The remains of Bleak Hall Plantation on Edisto Island

My occasional trips to South Carolina’s Lowcountry are invigorating. They let me examine some really old places! Around central Indiana, the earliest cemeteries date to about 1839. while the oldest schoolhouses and churches date from the years following the Civil War. Much of what Edisto Island offers stands in direct contrast to that, and the Bleak Hall Plantation is a perfect example. It dates to 1749!

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Anderson Township’s Smoky Row schoolhouse in Madison County

Anderson Township’s District 8 Schoolhouse -known as the Brown or Smoky Row school- was a two-room schoolhouse that held classes for two grades in each room1. It was named Brown either due to its location on what later became Brown Street in Anderson or as a reference to the family that gave the thoroughfare its name. The Smoky Row moniker came from an early resident walking to town one chilly morning. Noting the chimneys warming the area’s houses, he described the scene as a “smoky row”. The name stuck2.

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Hamilton Township’s District 10 schoolhouse in Delaware County

Milton Hamilton deeded a portion of his land on Riggin Road to the Hamilton and Center School Townships in 18971. Soon after, officials built a schoolhouse there, which became known as Hamilton Township’s District 10 school2. It’s unclear as to whether or not the schoolhouse had a common name.

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Adams Township’s Ovid schoolhouse in Madison County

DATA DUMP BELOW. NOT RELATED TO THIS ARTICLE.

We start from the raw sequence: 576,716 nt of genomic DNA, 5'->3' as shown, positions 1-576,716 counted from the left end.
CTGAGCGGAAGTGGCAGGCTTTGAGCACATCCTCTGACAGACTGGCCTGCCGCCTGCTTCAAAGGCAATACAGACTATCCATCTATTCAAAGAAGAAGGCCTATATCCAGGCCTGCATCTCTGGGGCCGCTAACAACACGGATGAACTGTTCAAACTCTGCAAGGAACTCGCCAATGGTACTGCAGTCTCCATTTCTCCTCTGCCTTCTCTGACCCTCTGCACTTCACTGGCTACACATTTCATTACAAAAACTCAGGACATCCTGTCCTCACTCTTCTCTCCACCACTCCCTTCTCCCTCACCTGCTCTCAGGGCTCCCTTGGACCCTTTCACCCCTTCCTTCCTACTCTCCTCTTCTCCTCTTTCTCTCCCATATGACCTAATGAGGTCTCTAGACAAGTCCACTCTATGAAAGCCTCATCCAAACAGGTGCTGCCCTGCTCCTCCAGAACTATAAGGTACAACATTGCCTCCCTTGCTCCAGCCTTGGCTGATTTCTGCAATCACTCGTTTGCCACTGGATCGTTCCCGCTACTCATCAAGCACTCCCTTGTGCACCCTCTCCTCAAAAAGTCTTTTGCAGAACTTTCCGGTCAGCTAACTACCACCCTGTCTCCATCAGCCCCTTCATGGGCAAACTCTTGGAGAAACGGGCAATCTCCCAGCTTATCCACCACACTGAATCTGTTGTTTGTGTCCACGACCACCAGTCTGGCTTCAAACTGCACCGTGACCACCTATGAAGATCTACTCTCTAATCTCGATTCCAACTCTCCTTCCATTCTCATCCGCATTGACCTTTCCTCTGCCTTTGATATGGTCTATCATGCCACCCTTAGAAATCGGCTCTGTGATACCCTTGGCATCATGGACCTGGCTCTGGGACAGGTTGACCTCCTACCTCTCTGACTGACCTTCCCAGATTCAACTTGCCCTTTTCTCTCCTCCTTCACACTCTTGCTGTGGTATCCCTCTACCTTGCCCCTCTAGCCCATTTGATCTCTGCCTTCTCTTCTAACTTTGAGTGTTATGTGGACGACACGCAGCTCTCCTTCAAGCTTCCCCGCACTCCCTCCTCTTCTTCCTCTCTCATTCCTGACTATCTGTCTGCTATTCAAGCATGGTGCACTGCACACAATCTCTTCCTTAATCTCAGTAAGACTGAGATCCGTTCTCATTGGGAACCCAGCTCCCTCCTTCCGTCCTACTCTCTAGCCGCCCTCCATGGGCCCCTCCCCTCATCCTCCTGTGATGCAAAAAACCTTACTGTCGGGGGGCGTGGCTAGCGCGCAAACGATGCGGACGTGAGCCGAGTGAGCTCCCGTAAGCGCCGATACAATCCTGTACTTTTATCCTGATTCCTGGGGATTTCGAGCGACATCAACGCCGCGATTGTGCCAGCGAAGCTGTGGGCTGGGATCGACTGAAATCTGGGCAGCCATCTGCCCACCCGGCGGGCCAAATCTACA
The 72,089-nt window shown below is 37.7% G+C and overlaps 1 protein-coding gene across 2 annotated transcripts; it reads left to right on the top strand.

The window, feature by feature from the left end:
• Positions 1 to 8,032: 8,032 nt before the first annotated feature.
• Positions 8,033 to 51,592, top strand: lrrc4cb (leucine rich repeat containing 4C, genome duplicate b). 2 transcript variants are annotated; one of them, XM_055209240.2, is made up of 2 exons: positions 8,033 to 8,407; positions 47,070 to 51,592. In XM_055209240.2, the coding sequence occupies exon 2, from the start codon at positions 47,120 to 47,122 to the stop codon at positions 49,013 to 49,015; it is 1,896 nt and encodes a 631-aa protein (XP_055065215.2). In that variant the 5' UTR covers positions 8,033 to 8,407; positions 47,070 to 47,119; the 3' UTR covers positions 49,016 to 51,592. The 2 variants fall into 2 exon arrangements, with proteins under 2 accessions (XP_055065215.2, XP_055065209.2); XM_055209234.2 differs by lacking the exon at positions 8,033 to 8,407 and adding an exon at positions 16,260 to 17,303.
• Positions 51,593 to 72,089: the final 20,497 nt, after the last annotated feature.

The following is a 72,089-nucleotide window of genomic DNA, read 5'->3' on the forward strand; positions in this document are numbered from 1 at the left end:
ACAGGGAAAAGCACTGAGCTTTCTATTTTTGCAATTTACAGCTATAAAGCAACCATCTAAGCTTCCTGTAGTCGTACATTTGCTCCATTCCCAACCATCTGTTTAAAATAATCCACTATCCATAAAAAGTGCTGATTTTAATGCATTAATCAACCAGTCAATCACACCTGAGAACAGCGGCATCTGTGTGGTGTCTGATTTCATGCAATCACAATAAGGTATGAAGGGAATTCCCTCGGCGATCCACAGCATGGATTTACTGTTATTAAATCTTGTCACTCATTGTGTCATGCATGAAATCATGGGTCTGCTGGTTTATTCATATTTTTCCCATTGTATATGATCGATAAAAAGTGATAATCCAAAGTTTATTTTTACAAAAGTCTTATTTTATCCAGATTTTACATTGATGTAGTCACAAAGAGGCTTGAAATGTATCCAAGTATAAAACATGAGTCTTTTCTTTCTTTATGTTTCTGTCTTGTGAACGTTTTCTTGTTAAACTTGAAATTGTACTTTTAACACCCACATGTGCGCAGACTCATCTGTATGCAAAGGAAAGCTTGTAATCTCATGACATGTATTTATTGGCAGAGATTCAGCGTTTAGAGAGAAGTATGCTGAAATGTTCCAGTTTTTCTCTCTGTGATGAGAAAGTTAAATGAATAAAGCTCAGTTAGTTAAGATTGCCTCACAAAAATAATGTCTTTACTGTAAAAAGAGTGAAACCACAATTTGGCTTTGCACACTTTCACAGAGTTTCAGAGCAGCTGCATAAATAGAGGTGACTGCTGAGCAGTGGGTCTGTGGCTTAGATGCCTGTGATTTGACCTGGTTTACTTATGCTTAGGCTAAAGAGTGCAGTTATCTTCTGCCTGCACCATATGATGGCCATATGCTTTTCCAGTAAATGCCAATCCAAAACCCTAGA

The Adams Township community of New Columbus was named by Abraham Adams when he laid the town out in 1834. Unfortunately, the moniker he chose was the same as a community that already existed in Bartholomew County. When the post office was established three years later it was called Ovid1. Today, signs at the community’s edge call it “New Columbus or Ovid.”

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Washington Township’s Carmin schoolhouse in Delaware County

It wasn’t unusual for old schoolhouses to be relocated over the years. Washington Township’s District 7 building in Delaware County certainly was! In 1874, the building was located on the west side of Gaston-Matthews Pike about half a mile north of West County Road 1000-North on the land of Samuel S. Carmine1.

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Green Acres in Blackford County

I’m drawn to places where people once congregated. For me, abandoned areas that once bustled with people evoke a sense of solitude and reflection. They also serve as historic artifacts that compel me to learn more about the past! That interest is what forms the majority of my writing, and it’s what drew me to Green Acres in southwestern Blackford County. At first glance, only a small, stone, marker differentiates it from hundreds of other farms in the area.

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Brown Township’s Willow Branch schoolhouse in Hancock County

Brown Township’s District 9 schoolhouse sat at the northeast corner of East County Road 650-North and North Thomas Road on land owned by M.J. Thomas in 18751. The original schoolhouse was commonly known as Spiceland, and it counted Dr. J.G. Stuart of Fortville and Indiana State Representative Montgomery Marsh among its earliest students2. W.J. Thomas taught there in 18823.

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